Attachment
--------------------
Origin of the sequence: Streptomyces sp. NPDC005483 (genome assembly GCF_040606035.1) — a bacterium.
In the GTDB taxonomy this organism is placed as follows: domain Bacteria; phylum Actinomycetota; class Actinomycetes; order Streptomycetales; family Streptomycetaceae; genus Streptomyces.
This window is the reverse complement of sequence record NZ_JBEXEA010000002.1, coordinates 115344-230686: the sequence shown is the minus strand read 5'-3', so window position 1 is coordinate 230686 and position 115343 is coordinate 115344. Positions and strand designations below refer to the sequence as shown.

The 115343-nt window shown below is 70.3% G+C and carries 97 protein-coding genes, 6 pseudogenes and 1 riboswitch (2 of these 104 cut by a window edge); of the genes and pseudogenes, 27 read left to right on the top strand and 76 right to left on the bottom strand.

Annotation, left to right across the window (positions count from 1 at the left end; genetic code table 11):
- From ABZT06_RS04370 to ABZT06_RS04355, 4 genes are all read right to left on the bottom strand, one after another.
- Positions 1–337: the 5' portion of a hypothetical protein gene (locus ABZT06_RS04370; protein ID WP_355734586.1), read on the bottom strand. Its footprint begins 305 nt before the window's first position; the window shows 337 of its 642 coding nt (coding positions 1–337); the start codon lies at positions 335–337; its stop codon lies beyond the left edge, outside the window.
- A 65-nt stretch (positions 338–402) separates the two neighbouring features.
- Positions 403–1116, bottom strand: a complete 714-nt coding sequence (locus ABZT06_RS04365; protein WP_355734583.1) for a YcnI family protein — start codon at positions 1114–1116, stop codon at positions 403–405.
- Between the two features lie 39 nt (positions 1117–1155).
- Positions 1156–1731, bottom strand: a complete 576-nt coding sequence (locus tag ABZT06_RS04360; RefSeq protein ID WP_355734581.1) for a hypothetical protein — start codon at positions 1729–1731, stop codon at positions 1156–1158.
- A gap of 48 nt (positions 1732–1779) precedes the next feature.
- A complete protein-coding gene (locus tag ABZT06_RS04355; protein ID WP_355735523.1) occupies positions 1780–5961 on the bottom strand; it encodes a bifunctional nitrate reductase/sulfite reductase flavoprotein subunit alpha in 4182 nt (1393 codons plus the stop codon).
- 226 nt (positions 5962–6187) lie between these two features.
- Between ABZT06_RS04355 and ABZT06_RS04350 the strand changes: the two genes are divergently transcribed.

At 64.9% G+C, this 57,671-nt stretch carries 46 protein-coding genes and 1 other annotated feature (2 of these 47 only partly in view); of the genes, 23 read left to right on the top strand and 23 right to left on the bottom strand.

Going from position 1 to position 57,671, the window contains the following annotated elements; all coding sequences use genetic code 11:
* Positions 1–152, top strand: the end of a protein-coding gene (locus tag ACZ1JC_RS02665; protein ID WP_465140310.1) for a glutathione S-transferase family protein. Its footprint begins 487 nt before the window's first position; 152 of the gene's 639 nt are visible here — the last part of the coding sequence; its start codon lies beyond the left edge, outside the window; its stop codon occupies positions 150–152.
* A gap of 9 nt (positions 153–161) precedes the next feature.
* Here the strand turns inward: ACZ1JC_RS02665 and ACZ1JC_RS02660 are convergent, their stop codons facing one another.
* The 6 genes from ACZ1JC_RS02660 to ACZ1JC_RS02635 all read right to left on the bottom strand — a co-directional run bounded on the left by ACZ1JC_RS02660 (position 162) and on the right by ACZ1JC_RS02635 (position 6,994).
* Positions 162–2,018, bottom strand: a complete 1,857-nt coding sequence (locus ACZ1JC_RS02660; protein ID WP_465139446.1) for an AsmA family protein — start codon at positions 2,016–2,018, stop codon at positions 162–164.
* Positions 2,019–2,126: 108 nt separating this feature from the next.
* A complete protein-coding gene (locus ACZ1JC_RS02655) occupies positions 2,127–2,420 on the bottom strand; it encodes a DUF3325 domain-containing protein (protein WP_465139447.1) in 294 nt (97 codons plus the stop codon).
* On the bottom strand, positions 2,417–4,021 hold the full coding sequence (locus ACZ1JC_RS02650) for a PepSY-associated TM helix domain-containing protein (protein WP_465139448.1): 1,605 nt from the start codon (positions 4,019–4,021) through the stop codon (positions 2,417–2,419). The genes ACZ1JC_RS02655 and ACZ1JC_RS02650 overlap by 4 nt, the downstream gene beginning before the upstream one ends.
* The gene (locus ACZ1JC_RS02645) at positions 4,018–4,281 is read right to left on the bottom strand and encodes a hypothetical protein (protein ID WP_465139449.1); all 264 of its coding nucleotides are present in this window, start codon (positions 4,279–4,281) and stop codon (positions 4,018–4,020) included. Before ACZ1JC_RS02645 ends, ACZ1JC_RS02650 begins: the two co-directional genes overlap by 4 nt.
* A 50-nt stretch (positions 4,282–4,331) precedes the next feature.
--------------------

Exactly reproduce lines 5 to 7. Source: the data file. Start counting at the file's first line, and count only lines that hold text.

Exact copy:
Annotation, left to right across the window (positions count from 1 at the left end; genetic code table 11):
- From ABZT06_RS04370 to ABZT06_RS04355, 4 genes are all read right to left on the bottom strand, one after another.
- Positions 1–337: the 5' portion of a hypothetical protein gene (locus ABZT06_RS04370; protein ID WP_355734586.1), read on the bottom strand. Its footprint begins 305 nt before the window's first position; the window shows 337 of its 642 coding nt (coding positions 1–337); the start codon lies at positions 335–337; its stop codon lies beyond the left edge, outside the window.